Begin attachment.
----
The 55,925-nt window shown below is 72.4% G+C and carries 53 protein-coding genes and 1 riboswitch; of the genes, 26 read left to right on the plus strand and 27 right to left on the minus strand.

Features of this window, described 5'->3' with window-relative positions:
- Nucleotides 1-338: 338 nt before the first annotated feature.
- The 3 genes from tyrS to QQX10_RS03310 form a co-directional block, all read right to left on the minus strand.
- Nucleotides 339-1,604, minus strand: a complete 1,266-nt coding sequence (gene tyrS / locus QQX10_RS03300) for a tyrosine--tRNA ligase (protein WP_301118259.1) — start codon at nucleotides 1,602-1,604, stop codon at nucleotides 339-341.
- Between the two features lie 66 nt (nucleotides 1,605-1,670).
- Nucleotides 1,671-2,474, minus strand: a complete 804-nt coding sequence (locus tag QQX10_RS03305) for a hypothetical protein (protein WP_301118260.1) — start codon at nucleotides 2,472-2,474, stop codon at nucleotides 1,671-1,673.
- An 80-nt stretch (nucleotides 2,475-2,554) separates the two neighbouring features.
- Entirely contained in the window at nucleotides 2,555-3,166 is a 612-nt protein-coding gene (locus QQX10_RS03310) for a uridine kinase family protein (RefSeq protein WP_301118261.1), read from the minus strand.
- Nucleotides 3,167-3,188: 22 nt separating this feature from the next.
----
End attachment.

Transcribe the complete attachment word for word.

The 55,925-nt window shown below is 72.4% G+C and carries 53 protein-coding genes and 1 riboswitch; of the genes, 26 read left to right on the plus strand and 27 right to left on the minus strand.

Features of this window, described 5'->3' with window-relative positions:
- Nucleotides 1-338: 338 nt before the first annotated feature.
- The 3 genes from tyrS to QQX10_RS03310 form a co-directional block, all read right to left on the minus strand.
- Nucleotides 339-1,604, minus strand: a complete 1,266-nt coding sequence (gene tyrS / locus QQX10_RS03300) for a tyrosine--tRNA ligase (protein WP_301118259.1) — start codon at nucleotides 1,602-1,604, stop codon at nucleotides 339-341.
- Between the two features lie 66 nt (nucleotides 1,605-1,670).
- Nucleotides 1,671-2,474, minus strand: a complete 804-nt coding sequence (locus tag QQX10_RS03305) for a hypothetical protein (protein WP_301118260.1) — start codon at nucleotides 2,472-2,474, stop codon at nucleotides 1,671-1,673.
- An 80-nt stretch (nucleotides 2,475-2,554) separates the two neighbouring features.
- Entirely contained in the window at nucleotides 2,555-3,166 is a 612-nt protein-coding gene (locus QQX10_RS03310) for a uridine kinase family protein (RefSeq protein WP_301118261.1), read from the minus strand.
- Nucleotides 3,167-3,188: 22 nt separating this feature from the next.